• Schedule a brow-grooming appointment. Coaxing beautiful arches takes time, especially if brows have never been shaped by a pro, have been groomed incorrectly, or need time to grow, says Maria Estelle, celebrity brow and skin artist with a Lee’s Summit location. This is the time to try tinting if she suggests it. Book monthly sessions between now and the wedding—and don’t touch them between appointments.

• Try injectables like Botox, which can soften lines caused by squinting and smiling and help eyes appear more open in photos. The effects last three to four months so if you like them, schedule another appointment for one month prior to the wedding day, says Newland.



Four to Three Months
• Start a prescription or non-prescription lash enhancer if you want Bambi-like fringe without extensions or false lashes.

• Have a consultation with a nail technician and book a manicure and pedicure for a few days before the wedding. Bring any inspiration—a Pinterest board, photos of your flowers, shoes, or dress—and have a trial run, suggests Nicole Sanchez, master nail technician and educator at Beauty Brands in Lonetree, Colorado. They can also put you on the path towards longer, stronger, healthier nails.  

• Groom your brows. If they’re in good shape, maintain visits with your pro. This isn’t the time to try someone you haven’t researched.

Two Months
• Have your hair trial. Consider a backup style for humid or wet weather and if you’d like one look for the ceremony and another for the reception, says McPheter. Come prepared with your veil, accessories, and dress photos, and wear a white top. You and your stylist should both take lots of photos, in case one set gets lost. Wear the style for several hours to be sure it holds.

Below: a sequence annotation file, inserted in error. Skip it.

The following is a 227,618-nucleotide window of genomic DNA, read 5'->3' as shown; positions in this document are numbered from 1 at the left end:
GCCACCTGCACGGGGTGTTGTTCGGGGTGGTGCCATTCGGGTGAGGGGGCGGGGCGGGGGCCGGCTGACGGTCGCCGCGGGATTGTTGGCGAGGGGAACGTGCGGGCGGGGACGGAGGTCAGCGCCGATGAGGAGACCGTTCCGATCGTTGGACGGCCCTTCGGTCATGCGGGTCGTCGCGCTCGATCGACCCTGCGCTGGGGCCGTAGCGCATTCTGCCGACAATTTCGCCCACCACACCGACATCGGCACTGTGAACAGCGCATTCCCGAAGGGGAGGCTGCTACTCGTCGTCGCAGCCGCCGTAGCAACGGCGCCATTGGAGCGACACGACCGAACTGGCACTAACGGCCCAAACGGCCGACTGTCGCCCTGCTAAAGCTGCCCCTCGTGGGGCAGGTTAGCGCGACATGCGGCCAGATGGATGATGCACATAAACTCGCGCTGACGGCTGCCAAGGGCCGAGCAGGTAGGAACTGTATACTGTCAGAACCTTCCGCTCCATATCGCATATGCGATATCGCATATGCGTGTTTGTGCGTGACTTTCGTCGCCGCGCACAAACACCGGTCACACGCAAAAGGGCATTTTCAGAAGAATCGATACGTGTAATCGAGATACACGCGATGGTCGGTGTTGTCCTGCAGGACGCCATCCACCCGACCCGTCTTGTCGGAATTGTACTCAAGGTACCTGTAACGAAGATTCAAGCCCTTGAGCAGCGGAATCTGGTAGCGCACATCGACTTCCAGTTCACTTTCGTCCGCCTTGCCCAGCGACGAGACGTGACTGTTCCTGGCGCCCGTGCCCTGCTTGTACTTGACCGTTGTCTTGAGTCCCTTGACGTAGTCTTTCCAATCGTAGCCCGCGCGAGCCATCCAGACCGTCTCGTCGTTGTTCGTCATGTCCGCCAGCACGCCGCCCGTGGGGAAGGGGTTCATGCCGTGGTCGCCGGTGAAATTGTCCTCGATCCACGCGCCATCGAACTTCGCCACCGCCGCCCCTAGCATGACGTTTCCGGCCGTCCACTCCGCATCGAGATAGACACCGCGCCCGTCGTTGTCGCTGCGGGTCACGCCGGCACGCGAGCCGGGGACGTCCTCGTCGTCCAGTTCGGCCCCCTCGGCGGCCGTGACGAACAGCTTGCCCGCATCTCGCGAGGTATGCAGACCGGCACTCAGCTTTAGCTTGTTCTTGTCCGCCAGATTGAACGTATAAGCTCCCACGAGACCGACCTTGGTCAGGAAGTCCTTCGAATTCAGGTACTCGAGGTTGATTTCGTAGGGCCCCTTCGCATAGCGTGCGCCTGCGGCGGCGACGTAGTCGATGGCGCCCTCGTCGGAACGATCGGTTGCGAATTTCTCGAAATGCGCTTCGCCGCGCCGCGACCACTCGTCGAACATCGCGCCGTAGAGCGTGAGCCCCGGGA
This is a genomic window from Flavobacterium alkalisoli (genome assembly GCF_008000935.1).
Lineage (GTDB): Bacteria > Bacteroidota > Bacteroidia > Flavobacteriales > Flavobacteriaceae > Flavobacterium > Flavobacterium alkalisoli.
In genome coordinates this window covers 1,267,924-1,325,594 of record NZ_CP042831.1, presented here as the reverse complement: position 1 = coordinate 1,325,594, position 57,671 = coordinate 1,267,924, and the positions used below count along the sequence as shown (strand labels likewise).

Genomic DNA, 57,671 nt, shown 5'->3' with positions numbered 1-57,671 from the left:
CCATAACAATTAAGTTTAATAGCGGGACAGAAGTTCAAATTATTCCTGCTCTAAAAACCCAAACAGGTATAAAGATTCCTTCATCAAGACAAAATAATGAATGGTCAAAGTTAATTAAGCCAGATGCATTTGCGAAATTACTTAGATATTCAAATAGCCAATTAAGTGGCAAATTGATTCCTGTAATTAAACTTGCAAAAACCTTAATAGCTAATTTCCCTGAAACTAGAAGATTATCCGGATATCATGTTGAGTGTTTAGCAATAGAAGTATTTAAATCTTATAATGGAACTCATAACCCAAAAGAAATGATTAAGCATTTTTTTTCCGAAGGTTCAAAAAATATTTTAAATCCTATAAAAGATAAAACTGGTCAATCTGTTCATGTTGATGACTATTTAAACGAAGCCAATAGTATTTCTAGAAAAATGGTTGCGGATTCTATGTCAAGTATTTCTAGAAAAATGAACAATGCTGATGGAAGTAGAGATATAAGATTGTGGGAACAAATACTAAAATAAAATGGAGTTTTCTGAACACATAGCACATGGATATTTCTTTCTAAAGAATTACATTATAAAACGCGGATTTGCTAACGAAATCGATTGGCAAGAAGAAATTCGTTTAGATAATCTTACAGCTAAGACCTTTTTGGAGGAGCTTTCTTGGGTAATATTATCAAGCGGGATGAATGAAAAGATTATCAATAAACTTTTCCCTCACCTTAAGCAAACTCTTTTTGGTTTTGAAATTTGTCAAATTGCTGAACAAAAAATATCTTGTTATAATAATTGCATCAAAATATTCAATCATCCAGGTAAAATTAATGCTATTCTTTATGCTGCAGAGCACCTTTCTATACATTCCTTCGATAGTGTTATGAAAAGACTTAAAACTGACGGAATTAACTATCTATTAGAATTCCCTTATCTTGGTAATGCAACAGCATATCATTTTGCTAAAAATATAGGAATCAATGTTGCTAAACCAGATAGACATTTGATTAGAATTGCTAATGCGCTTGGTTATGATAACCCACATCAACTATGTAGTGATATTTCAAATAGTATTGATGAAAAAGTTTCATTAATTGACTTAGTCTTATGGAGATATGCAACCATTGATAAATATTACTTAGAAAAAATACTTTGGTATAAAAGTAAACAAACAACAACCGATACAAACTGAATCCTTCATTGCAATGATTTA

• Have your makeup trial. Once the final look has been decided, write down every product used along with key notes on how they were applied. Buy the lip color and any others you want for touchups. Snap lots of photos from different angles, both inside and out, says Embry, and test the makeup by going back to work, running errands, or heading out for dinner or drinks.

• Book a spray tan. If you like the color and technician, book one for three days before your wedding. Make note of the color and technique used along with what prep you did before and after, says Courtney Pals-Siebert, president of Elite Body Bronzing and spraytanbiz.com in Kansas City.

• Try an eyelash lift and tint. If you dig it, repeat it one week before your wedding.



Two Weeks
• Get your last facial. Skip extractions to avoid upset skin.

• Get a final hair trim and color touch-up.

One Week
• Wax legs, bikini, and upper lip so redness has time to clear up.

• Have your final brow shaping four days before the wedding. If sparse areas remain, have your makeup artist fill them in, says Estelle.

• Get your final spray tan. Late afternoon appointments are best so you can sleep in the fresh tan and shower the next morning, says Pals-Siebert. Whatever you do, avoid chlorine.

• Book a mani-pedi before your spray tan, says Sanchez, and a just-in-case touch-up with your nail tech for the day before the wedding. If you get your nails done post tan, skip exfoliating soaks or scrubs which can fade the color, and opt for a polish change only, says Pals-Siebert.

• Pack your beauty touch-up kit, including blotting papers.

Day of the Wedding
• Relax, enjoy, and have fun, you beauty.